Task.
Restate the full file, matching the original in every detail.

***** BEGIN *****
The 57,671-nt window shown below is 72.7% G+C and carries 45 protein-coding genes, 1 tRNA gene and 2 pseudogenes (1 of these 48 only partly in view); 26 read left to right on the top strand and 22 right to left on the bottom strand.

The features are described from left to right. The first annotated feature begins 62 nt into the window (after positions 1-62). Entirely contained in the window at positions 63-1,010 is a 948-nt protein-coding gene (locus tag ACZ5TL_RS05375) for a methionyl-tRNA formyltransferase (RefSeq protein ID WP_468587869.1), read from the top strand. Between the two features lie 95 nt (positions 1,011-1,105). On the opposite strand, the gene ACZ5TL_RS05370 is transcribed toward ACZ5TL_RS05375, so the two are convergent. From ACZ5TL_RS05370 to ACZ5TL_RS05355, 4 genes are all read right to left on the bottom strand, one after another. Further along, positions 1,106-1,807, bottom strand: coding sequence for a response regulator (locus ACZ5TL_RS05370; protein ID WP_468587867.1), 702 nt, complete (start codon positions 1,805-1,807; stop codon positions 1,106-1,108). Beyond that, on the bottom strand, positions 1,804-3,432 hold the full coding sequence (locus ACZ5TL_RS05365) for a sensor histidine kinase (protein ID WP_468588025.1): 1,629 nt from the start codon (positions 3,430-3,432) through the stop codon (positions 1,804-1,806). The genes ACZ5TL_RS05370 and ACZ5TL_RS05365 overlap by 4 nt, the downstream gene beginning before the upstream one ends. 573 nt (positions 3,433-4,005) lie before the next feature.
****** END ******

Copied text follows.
The 57,671-nt window shown below is 72.7% G+C and carries 45 protein-coding genes, 1 tRNA gene and 2 pseudogenes (1 of these 48 only partly in view); 26 read left to right on the top strand and 22 right to left on the bottom strand.

The features are described from left to right. The first annotated feature begins 62 nt into the window (after positions 1-62). Entirely contained in the window at positions 63-1,010 is a 948-nt protein-coding gene (locus tag ACZ5TL_RS05375) for a methionyl-tRNA formyltransferase (RefSeq protein ID WP_468587869.1), read from the top strand. Between the two features lie 95 nt (positions 1,011-1,105). On the opposite strand, the gene ACZ5TL_RS05370 is transcribed toward ACZ5TL_RS05375, so the two are convergent. From ACZ5TL_RS05370 to ACZ5TL_RS05355, 4 genes are all read right to left on the bottom strand, one after another. Further along, positions 1,106-1,807, bottom strand: coding sequence for a response regulator (locus ACZ5TL_RS05370; protein ID WP_468587867.1), 702 nt, complete (start codon positions 1,805-1,807; stop codon positions 1,106-1,108). Beyond that, on the bottom strand, positions 1,804-3,432 hold the full coding sequence (locus ACZ5TL_RS05365) for a sensor histidine kinase (protein ID WP_468588025.1): 1,629 nt from the start codon (positions 3,430-3,432) through the stop codon (positions 1,804-1,806). The genes ACZ5TL_RS05370 and ACZ5TL_RS05365 overlap by 4 nt, the downstream gene beginning before the upstream one ends. 573 nt (positions 3,433-4,005) lie before the next feature.